The cruel acts of animal poaching and violence, executions, and tribal slaughtering, all taking place on the African continent.
- Stars:Sergio Rossi,
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Garrett J (au) wrote: There is no words to describe how boring, convoluted, and bland the plot of this movie is, and most of the time you won't even know what is going on until you don't care, i.e. at the end of the movie. You go through the entire movie watching two guys kill stock people for [insert lame excuse here], then find some lame symbolic reason to justify it. It's not fun, it's not tame, and it's not watchable.
Andrea D (nl) wrote: Fabulous suspense thriller. I was on the edge of my seat the entire time.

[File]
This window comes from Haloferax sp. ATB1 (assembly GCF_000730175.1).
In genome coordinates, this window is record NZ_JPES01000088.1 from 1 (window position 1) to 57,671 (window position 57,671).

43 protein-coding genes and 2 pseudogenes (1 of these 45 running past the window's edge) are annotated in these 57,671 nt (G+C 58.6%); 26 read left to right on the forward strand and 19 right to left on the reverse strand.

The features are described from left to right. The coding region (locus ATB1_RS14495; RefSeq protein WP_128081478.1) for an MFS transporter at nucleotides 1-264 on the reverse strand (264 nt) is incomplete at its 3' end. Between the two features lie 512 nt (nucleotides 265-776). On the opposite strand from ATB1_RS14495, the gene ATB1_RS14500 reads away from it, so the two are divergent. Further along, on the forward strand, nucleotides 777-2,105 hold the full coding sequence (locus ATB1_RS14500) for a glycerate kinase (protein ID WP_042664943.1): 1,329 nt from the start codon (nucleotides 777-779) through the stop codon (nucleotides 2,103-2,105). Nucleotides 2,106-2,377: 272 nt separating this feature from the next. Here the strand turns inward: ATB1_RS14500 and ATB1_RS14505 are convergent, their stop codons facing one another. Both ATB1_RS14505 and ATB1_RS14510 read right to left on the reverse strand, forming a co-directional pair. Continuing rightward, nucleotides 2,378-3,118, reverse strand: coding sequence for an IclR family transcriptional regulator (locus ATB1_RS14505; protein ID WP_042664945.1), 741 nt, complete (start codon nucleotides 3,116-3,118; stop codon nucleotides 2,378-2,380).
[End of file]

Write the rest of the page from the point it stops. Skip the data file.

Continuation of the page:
Kenny C (us) wrote: Pretty interesting look at the 2004 presidential campaign. Worth viewing, especially in the coming months.
EQ R (jp) wrote: With a title like "Snakes On A Plane", the movie better not make the mistake of taking itself too serious, not having some good one liners, not being a bit cheesy and not showing a good amount of snake kills. Well this movie definitely doesn't make any mistakes like that, in fact the film takes a nice long bath in its "B movie" glory. This film screams "B movie" and embraces the hell out of it, right down to the 50/50 CGI to practical snake ratio. The action scenes are done well, it's ridiculously fun and when doesn't Samuel L. Jackson give a great performance. Sure, there are a lot of problems but these kinds of movies know what they are and run with it. This won't win any awards but it's entertaining as hell. This B movie earns a B+.
Logan M (au) wrote: Submerged in recycled slapstick and mean-spirited characters, "Christmas with the Kranks" is a humbug of a holiday season comedy.